KIBBUTZ YAD HANNAH, Israel -- A new synagogue should be nothing unusual in the Jewish state. But for kibbutzniks of Yad Hannah, once staunchly communist and atheist, it reflects a big change of mind.
Like many kibbutzim, this one is losing people. Now, 30 Jewish families have moved in, some of them religious, and to make sure they stay, Yad Hannah is bending principle by committing to build them a house of prayer.
It seems to be a marriage of convenience. The kibbutz needs new blood, and the newcomers, evicted when Israel withdrew from 25 settlements in the Gaza Strip and West Bank this summer, need homes. It also shows how Israelis are adjusting to the dislocation and political rupture caused by the withdrawal.
Steeped in socialist and secular values, kibbutzim once were the vanguard of Jewish state-building. But inflation in the 1980s, the exodus of young people, and crushing debt to the government have driven them into steady decline, and Yad Hannah, in northern Israel, is no exception.
So when the new families arrived from their defunct West Bank settlement of Homesh, hoping to rebuild their lives together in one place, the 90 kibbutzniks saw a way to increase their population and climb out of an economic hole.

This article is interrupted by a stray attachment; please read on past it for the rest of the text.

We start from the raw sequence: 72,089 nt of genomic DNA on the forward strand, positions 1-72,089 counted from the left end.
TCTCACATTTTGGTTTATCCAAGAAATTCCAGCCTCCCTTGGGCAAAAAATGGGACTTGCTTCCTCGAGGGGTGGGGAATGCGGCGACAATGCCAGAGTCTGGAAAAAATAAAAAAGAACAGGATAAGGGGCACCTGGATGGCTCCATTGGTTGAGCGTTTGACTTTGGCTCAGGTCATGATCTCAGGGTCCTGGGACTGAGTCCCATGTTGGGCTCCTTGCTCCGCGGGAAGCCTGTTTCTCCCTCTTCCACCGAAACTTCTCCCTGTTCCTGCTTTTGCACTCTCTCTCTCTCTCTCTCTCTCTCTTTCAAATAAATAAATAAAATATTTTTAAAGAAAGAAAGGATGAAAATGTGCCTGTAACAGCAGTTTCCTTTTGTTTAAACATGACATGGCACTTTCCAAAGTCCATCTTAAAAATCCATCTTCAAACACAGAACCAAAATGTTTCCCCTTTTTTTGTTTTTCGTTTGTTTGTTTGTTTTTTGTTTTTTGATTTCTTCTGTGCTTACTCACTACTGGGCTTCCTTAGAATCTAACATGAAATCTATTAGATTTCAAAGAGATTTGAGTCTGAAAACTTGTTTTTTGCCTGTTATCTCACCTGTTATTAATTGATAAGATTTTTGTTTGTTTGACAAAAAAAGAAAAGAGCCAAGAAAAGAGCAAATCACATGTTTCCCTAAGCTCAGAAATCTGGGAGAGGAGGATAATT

Kibbutzim were founded on principles of shared labor and income, communal child-rearing, and collective ownership of homes and farmland.
Yad Hannah, founded in the 1950s by Russian and European immigrants, was further to the left than most, having split from the mainstream kibbutz movement and having allied with the tiny Israeli Communist Party.
Since the economic meltdown, many kibbutzim have privatized themselves and received debt relief, and the government said Yad Hannah could do the same if it took in the settlers. Many of the kibbutzniks are past retirement age, and privatization would enable them to own their homes.
Yad Hannah and the newcomers are far apart politically. The kibbutz overwhelmingly supported the withdrawal, whereas Homesh settlers lit fires, raised barricades, and threw eggs, tomatoes, and cans of food at the soldiers charged with evacuating them.
But now that it's over, the kibbutzniks and uprooted settlers must find ways to live together. So when Rosh Hashanah and Yom Kippur approached, the kibbutz converted an old day-care center into a temporary synagogue for the religious minority among the newcomers. Eventually, a permanent synagogue will be built.
Pnina Feiler, 82, denied that her kibbutz had traded its beliefs for a government handout. She said she has nothing against religious people, as long as she is not forced to attend prayer services.
The kibbutzniks say their communal era is over. Their social club and library are in disrepair, while the gray, tired-looking mess hall locked its doors long ago.
''We're not much of a kibbutz anymore," Michael Hide said. ''We just sort of exist with each other."
The Simchi family of five left a four-bedroom house in Homesh for a three-bedroom house in Yad Hannah, 10 miles west.
''It doesn't feel like home yet," said 18-year-old Moran Simchi.
''There is a space between us. They have been communist, and we are, of course, very different," said Juliette Simchi, Moran's mother.